Wellness has risen from an afterthought in companies to a prominent issue. Businesses increasingly recognize the impact of physical and mental health in the workplace. An opportunity loss of $20 million for every 10,000 workers can be attributed to low well-being and its negative impact on performance. This amounts to a staggering global cost of up to $322 billion in employee turnover and diminished productivity as a result of burnout caused by low well-being. On the other hand, effective wellness programs leave employees seven times as likely to strongly agree that they have meaningful connections or a best friend at work, a key indicator of engagement. Mental wellness is also getting more attention as companies see the consequences of depression, stress, anxiety, and other symptoms in the workplace. Only 57 percent of employees who report moderate depression and 40 percent of those who report severe depression receive treatment to control depression symptoms. Even when programs are available, employees don’t avail themselves of them. Only about 3.5 percent of employees across the U.S. have taken advantage of an Employee Assistance Program (EAP) to which they have access.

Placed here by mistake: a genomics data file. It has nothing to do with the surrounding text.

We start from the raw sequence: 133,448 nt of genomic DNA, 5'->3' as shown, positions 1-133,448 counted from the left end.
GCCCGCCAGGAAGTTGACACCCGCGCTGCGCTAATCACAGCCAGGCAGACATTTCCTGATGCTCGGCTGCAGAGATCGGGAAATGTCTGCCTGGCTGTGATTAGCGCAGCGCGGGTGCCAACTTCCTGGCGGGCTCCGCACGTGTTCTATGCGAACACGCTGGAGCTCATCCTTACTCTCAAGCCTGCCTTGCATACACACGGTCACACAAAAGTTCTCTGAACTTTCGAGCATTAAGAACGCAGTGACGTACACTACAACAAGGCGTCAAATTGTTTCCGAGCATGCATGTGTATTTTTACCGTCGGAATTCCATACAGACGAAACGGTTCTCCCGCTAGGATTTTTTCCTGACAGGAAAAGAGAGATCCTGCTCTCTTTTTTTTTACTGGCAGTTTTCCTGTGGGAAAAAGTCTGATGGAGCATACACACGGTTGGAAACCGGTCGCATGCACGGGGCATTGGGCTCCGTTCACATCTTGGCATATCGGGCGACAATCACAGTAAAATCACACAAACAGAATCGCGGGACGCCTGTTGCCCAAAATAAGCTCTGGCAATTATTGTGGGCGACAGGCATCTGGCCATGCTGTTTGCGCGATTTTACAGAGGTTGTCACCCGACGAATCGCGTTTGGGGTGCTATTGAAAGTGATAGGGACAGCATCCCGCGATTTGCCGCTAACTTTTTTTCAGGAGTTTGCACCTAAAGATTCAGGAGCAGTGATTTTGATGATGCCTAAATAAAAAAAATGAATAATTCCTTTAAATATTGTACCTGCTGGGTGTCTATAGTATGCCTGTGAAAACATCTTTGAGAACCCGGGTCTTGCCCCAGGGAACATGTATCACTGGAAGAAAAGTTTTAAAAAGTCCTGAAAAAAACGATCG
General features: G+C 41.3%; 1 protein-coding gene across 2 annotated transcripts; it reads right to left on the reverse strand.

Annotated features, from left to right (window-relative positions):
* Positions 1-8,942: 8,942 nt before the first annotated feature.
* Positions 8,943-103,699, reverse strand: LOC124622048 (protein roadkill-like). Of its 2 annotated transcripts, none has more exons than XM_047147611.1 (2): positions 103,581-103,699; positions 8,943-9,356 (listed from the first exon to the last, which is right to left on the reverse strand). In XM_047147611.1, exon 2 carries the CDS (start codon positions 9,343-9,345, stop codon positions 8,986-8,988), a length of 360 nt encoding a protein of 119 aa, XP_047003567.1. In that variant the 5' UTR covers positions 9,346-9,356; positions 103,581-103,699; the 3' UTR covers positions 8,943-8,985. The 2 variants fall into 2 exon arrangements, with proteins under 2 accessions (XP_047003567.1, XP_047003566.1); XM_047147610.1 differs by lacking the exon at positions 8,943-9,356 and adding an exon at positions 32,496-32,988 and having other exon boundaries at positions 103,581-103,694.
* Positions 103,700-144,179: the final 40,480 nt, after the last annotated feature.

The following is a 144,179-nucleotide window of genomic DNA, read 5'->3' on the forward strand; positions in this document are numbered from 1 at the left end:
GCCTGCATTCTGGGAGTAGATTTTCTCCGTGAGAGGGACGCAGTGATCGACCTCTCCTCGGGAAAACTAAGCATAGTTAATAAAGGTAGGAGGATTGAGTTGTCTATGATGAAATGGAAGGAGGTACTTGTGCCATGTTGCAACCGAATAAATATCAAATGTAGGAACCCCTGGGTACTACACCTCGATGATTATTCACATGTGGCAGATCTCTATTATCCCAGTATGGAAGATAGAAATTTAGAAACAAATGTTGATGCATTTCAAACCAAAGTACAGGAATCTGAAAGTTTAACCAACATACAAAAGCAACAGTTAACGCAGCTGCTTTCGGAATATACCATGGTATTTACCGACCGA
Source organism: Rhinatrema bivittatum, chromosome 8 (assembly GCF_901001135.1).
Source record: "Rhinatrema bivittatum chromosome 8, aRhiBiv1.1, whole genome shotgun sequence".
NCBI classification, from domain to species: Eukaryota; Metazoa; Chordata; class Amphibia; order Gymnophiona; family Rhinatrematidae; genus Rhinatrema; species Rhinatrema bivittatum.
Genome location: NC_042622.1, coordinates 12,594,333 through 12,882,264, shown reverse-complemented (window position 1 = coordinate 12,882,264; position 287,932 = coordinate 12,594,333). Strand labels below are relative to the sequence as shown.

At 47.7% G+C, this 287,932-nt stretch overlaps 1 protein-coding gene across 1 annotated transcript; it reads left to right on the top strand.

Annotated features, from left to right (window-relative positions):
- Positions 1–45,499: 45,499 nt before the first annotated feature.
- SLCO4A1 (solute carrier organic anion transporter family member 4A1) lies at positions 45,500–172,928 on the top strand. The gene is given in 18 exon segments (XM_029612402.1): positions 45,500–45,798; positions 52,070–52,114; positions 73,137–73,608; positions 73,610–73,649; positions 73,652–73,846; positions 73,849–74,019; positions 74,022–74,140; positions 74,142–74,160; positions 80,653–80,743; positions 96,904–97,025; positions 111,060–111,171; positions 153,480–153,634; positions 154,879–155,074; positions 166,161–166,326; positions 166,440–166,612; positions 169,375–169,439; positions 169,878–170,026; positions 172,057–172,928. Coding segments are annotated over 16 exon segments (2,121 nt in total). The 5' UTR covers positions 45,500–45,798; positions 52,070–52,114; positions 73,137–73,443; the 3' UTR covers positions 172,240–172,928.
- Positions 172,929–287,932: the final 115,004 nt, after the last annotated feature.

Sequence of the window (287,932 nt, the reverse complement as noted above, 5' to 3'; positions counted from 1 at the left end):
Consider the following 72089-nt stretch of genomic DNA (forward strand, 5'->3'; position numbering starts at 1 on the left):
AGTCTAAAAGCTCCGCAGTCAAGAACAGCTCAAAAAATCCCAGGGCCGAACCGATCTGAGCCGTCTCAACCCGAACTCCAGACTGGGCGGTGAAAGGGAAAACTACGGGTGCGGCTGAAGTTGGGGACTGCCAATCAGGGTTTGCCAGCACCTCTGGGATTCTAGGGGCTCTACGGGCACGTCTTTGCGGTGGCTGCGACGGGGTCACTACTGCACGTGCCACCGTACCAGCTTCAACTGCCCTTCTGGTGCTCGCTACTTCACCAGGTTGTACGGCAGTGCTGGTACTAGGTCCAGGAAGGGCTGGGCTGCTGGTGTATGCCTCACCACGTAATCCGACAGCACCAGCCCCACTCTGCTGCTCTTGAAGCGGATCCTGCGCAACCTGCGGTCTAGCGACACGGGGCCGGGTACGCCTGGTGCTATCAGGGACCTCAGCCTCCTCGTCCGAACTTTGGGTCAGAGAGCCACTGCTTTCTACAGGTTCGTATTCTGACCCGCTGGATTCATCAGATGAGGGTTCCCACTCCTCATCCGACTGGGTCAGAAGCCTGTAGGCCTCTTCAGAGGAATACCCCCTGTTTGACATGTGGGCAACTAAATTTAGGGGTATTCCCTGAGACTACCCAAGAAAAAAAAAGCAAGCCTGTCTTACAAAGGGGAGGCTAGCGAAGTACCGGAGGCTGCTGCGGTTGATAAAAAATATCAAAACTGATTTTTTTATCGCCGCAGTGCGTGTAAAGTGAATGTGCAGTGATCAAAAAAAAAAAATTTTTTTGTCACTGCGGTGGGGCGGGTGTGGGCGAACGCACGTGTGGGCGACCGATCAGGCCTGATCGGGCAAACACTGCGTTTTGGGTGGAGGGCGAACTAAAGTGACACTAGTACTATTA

Clearly, there is plenty in the wellness space for internal communicators to address, both in terms of raising awareness and moving the culture among employees as well as counseling leaders on the actions they should take through their own messages and the degree of support they offer for wellness programs.
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